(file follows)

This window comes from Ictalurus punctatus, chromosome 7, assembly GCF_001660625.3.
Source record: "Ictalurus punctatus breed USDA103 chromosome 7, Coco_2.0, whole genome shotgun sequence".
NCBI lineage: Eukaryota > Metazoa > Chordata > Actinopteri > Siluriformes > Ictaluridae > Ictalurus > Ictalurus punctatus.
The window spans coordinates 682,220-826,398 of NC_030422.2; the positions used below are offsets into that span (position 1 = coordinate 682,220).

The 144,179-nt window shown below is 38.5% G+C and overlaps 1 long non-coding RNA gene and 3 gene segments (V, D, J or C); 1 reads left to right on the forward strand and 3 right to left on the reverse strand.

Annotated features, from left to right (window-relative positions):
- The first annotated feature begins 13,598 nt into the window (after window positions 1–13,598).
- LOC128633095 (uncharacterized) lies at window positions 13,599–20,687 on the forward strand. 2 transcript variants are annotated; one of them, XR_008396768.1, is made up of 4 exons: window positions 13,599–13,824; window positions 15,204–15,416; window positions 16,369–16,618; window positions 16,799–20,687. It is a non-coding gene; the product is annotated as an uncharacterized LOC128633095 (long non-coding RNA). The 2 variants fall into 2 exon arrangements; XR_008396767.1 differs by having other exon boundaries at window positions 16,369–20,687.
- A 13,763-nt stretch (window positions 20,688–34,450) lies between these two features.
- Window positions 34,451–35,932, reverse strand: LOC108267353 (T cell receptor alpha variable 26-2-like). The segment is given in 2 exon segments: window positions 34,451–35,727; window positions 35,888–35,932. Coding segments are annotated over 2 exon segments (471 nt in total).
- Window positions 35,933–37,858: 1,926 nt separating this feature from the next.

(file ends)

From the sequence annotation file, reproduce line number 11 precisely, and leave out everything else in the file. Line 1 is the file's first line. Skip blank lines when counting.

- Window positions 35,933–37,858: 1,926 nt separating this feature from the next.